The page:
On January 12, 2010, a 7.0 magnitude earthquake rocked the island nation of Haiti.
Well-known are the catastrophic numbers of victims left in its wake, leaving hundreds of thousands of people entombed in rubble and over one million homeless. For many of Haiti’s prisoners, however, the earthquake bequeathed a momentous opportunity to escape. Over 5,000 Haitian prisoners escaped in the aftermath of the disaster, including all 4,125 prisoners from the National Penitentiary, Haiti’s largest prison.
In Haiti’s Les Cayes prison, however, escaping prisoners met a different fate – a brutal massacre by guards. Prisoners packed inside overcrowded cells, originally built in the nineteenth century, began to scream in fear for their lives during the earthquake’s violent shaking. The guards refused the prisoners’ basic demand that they be allowed to sleep in the prison courtyard during the aftershocks. Instead, the guards retaliated against the most vocal prisoners, packing them in overcrowded cells and refusing them bathroom “privileges.” Prisoners responded by throwing buckets of urine at the guards and escaping their cells.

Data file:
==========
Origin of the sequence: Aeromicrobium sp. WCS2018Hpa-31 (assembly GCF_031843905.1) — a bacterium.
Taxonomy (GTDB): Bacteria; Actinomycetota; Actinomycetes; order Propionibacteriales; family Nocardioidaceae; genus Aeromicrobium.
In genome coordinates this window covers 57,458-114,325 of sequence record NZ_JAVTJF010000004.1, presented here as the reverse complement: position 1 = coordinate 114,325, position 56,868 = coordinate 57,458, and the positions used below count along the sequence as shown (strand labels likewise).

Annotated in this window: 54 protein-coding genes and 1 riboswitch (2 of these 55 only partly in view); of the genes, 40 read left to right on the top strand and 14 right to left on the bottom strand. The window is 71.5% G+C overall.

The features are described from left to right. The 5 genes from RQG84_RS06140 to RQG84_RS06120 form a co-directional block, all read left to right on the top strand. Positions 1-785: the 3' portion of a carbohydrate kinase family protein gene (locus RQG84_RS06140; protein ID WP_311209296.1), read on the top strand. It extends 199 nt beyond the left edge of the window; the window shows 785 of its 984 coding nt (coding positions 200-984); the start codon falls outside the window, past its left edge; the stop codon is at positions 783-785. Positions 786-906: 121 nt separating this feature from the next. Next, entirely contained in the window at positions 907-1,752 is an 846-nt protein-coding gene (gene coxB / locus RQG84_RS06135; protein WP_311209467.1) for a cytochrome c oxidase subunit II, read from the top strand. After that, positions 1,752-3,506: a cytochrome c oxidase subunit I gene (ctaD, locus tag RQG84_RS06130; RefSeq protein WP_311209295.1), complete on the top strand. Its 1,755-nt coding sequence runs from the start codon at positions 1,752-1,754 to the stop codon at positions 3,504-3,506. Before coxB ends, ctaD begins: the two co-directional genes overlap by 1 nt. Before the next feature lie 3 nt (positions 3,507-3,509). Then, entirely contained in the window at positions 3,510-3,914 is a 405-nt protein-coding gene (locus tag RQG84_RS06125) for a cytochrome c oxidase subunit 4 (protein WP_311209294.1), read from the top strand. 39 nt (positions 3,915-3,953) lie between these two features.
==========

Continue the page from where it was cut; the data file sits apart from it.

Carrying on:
To quell the unrest, a week after the earthquake the police and guards used tear gas and massacred between ten to fifteen prisoners. Even prisoners trying to surrender were shot in their locked cells. The officials then buried the bodies in unmarked graves and burned the evidence. The prison’s investigator alleged a prisoner ringleader had murdered the victims but this was refuted by an extensive New York Times investigative report, witnesses and a commission inquiry. [See: PLN, Nov. 2010, p.32].
Fourteen prison guards and police officers were charged with murder, attempted murder and other offenses, and twenty-one officers who fled were tried in absentia.